Sunday, May 15, 2011

Breakfast for supper

In the past few months several members of my family have embraced a low-carb lifestyle. My daughter Kim and I, both single, have teamed up to try new recipes for dinner twice a week. We take turns with the cooking, and, with a couple of notable exceptions, we've been pleased to learn that we can eat quite well without the sugars and starches we'd always craved.

Eating this way does require a little more effort. Cooking flavorful recipes is more difficult and time consuming than driving half a mile to pick up a burger and fries, and eating more fresh foods means shopping more frequently. So far it's been worth the extra effort.

Sometimes, though, I just don't want to give that much thought to what I'm going to eat. That happened one night recently when Kim and I had a dinner/TV night planned and I wasn't in the mood to cook.  "Would you be okay with something simple tonight, like bacon and eggs or an omelet?" I asked.

"Sure," Kim said, "but if you want breakfast, I do really good breakfasts. Would you let me cook breakfast for you?"

That night I learned to raise my expectations. Kim's breakfast was so spectacular I had to take a picture of it:

Crab cakes on a bed of fresh, steamed spinach,
topped with poached eggs and hollandaise sauce, with a side of fresh fruit.

This meal was delicious. It also clearly demonstrated why Kim's creativity has taken her to higher levels than I've ever attained: I think in bacon and eggs; she thinks in crab cakes.

Friday, May 13, 2011

Blogger is free!

Keep reminding me:  Blogger is free.

I'd complain about the fact that yesterday's post disappeared until a short while ago, but I can't, because Blogger is free.

I'd gripe about the fact that the comments I left on other people's posts yesterday have vanished, but Blogger is free, so I can't ask for my money back.

The old adage, "You get what you pay for," doesn't apply in this case; Blogger doesn't cost me a dime. I've used it for over five years now, and this was only the second big glitch I've encountered. Yes, there's been the occasional time when one Blogger feature or another has acted "peculiar" for a day or two, but for the most part, it's been dependable, reliable, right there when I've needed it.

That's more than I can say about myself when it comes to blogging. Who fritters away her computer time playing Mah Jongg or Bejeweled? Who gives up trying to write because her dog has just rolled his tennis ball under her desk for the seventh time in ten minutes? Who has days when she "just isn't into it"? That would be me.

Blogger is "into it" way more than 99 percent of the time. And did I mention that Blogger is free?

So I won't complain. Although I did have a few unkind thoughts for a while there.

Thursday, May 12, 2011


The days between this post and the last one have flown by on the wings of everyday errands and mundane activities, but those days also contained a couple of special events:

Revisiting the past:
In the '80s and '90s I worked for 17 years for a company founded by the father of Alison, whose blog, Inspired Work of Self-Indulgence, was the first one I ever read. In fact, I found her blog in a Google search for her father's name in 2005, after a couple of former co-workers had called to let me know of his death. It was Alison's open, honest writing that inspired me to begin writing a blog of my own, although it took me nearly a year to gather the courage to try it.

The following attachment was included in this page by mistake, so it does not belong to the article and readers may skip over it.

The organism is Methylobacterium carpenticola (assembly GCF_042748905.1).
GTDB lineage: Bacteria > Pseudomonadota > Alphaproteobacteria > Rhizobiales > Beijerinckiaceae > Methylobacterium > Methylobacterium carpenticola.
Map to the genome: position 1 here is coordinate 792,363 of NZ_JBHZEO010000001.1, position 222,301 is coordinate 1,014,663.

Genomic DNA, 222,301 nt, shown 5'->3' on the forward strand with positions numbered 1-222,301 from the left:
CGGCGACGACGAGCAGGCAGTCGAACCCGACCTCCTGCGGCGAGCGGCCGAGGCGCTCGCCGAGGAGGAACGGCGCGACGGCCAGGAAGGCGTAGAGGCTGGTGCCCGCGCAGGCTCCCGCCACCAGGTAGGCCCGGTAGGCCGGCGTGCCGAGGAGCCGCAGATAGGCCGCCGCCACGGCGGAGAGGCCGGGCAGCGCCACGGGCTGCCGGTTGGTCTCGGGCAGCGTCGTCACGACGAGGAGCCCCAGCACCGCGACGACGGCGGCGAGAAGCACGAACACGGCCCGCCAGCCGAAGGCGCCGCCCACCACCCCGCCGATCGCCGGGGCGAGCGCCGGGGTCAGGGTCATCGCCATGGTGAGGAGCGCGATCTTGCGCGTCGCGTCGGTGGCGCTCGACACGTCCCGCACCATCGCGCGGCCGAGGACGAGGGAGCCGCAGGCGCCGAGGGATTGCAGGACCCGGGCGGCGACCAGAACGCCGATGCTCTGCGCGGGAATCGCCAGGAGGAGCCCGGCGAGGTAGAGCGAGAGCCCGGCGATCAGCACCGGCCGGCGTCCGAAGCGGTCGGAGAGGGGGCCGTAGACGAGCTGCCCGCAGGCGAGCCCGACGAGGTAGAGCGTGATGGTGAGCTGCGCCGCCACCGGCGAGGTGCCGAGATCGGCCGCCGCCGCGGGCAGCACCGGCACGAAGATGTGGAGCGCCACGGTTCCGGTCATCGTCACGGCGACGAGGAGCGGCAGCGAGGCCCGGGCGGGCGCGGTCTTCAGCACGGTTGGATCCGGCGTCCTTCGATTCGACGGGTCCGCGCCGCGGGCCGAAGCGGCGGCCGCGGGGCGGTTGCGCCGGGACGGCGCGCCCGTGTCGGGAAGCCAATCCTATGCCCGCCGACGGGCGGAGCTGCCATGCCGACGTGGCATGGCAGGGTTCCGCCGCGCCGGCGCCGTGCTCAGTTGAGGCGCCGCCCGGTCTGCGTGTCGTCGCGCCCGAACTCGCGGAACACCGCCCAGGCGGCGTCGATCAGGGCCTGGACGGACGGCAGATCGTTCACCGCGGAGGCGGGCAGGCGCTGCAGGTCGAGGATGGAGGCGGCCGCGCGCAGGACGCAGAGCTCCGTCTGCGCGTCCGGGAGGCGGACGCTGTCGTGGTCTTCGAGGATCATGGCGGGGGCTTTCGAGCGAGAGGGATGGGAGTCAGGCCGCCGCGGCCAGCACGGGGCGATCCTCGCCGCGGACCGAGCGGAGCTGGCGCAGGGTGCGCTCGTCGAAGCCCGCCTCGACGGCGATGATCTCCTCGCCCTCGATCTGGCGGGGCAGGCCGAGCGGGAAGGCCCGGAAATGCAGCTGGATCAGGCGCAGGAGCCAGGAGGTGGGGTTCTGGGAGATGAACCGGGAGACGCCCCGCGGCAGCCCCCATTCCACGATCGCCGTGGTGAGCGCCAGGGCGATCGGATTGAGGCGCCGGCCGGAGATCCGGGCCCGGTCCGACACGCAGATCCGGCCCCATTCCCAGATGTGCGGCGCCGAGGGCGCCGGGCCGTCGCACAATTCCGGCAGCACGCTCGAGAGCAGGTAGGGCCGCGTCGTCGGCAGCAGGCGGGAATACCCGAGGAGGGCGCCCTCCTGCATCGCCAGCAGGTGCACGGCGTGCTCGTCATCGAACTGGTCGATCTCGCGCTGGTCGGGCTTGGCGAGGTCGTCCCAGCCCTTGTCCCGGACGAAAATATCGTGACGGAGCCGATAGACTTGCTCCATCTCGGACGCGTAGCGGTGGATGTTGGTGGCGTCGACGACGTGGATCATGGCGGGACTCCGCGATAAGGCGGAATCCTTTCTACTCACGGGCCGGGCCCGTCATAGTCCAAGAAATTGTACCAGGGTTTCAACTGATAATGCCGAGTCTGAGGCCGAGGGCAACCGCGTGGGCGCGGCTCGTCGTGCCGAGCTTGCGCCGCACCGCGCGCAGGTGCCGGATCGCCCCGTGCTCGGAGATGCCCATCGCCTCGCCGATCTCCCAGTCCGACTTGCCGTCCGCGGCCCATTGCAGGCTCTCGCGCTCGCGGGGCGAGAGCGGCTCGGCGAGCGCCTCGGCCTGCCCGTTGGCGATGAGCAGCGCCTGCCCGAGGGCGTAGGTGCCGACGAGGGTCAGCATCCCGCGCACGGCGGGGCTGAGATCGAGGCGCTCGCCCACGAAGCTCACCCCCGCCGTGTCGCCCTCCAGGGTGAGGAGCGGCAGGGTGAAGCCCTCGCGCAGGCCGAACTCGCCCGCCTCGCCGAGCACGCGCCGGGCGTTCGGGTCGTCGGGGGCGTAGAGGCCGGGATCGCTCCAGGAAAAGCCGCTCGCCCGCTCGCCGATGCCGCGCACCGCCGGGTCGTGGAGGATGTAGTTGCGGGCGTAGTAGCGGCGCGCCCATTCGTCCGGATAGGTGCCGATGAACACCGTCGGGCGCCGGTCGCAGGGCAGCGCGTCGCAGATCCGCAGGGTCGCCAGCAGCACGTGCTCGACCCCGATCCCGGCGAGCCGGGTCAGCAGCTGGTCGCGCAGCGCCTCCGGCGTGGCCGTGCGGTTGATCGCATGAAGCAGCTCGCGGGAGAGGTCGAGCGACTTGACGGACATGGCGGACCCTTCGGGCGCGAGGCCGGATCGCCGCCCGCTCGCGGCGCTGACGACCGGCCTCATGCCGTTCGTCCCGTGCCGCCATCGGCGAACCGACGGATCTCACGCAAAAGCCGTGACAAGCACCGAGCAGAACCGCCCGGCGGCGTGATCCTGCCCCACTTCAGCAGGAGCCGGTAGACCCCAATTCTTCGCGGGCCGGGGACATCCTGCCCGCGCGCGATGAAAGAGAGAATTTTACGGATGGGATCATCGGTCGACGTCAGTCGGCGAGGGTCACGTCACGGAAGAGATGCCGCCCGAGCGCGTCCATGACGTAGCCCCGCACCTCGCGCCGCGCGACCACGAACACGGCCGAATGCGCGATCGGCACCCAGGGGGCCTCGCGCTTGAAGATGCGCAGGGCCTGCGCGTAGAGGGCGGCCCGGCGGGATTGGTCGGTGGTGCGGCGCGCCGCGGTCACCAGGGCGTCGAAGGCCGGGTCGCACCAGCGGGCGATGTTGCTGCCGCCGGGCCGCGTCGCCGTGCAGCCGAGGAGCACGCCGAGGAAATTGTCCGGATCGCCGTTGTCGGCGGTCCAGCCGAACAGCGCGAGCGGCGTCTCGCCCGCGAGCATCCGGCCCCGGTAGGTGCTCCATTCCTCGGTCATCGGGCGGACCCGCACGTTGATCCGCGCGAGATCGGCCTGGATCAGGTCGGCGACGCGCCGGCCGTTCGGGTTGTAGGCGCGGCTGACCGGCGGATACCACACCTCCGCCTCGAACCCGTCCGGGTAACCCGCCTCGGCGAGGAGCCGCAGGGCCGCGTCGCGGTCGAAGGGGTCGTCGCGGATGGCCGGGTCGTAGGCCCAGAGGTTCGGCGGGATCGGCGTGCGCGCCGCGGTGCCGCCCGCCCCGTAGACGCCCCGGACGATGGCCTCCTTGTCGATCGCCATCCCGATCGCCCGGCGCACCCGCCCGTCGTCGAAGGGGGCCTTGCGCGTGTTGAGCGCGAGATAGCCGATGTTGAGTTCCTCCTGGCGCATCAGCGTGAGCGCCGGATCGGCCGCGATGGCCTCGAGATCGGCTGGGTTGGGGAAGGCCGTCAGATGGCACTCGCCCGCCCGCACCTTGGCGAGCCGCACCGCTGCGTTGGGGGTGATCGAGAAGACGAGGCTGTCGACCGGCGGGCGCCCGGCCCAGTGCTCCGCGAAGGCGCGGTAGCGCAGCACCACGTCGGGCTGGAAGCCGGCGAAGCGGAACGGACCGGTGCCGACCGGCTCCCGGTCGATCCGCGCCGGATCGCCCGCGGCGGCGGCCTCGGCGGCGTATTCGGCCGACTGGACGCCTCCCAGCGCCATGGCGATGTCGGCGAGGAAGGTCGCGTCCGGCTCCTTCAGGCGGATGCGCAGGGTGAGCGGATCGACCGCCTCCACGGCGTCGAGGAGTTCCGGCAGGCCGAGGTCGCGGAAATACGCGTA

Alison's father was an inspirational leader, loved and respected by all who knew him. The Louisiana branch of the company he founded is still very active, and once a year, near the founder's birthday, he is honored posthumously by a celebration in memory of the exceptional human being that he was.

This year Alison invited me to go with her. I was hesitant at first, reluctant to crash the party of people I hadn't seen in nearly 14 years, but Alison assured me I'd be welcome.

And, when the hour arrived, I felt welcome. There were still people there who had worked there when I did, and it felt like a homecoming to be in their midst again. There were big smiles, hugs, and plenty of old stories retold to new laughter.

I enjoyed spending time with Alison (who didn't stress out about the dog hair Butch got on her pants), and appreciate her invitation and encouragement to accompany her to this event. It was a special occasion I'll remember for a long time.

Mother's Day:
In what has become a family tradition over the past few years, we celebrated Mother's Day at my daughter Kelli's house, feasting on boiled crawfish and basking in a whole lot of love. I don't know if Kim and Kelli realize that just having them in my life makes me feel special every day and that Mother's Day, for me, is more meaningful only because it makes me stop and reflect on how rich they have made my life.

When our family gathers, when I'm able to sit back and watch the interactions of my children, grandchildren, their assorted spouses, and that one small great-grandson, my heart feels so full that I think it might burst. They're kind to each other. They crack jokes, but not mean ones, and they have each other's backs. They're good people, and I'm so, so proud of them.

The genealogist in me can't resist pointing out that there were four generations of family members at our Mother's Day gathering this year, including three generations of mothers. More than I love delving into the history of our ancestors, and I do love that, I love watching our family expand, watching people I loved in their infancy grow up, create full lives for themselves as adults, and, in some cases, have babies of their own. The sense of continuity thrills me.

One young family member is currently pregnant with her first child. She and her husband have decided they don't want to know the sex of the baby until it's born, and the announcement of that decision prompted me to send her a link to a beautiful song that fits their situation. You can hear it on YouTube here: